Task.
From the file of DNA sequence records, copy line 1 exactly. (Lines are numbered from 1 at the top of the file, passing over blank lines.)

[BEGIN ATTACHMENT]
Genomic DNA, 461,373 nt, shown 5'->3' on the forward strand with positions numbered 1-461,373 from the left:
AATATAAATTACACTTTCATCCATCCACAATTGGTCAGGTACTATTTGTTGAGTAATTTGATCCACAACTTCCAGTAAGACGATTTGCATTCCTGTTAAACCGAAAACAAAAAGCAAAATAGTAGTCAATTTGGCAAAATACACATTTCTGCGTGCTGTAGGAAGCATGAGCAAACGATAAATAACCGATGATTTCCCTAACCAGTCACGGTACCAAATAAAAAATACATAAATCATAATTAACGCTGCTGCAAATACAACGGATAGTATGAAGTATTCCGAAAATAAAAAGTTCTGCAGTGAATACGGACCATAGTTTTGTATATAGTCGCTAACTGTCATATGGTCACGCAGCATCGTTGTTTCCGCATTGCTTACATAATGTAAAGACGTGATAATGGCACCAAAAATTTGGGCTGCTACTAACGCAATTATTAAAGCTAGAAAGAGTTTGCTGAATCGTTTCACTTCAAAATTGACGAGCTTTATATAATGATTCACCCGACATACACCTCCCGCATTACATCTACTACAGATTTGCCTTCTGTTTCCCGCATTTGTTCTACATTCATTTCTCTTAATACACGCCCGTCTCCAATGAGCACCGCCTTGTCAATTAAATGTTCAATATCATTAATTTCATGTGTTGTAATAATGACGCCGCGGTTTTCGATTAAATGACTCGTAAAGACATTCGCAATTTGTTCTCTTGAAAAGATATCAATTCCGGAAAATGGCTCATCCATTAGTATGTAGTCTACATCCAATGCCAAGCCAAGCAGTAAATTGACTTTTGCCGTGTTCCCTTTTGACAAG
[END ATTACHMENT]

Genomic DNA, 461,373 nt, shown 5'->3' on the forward strand with positions numbered 1-461,373 from the left: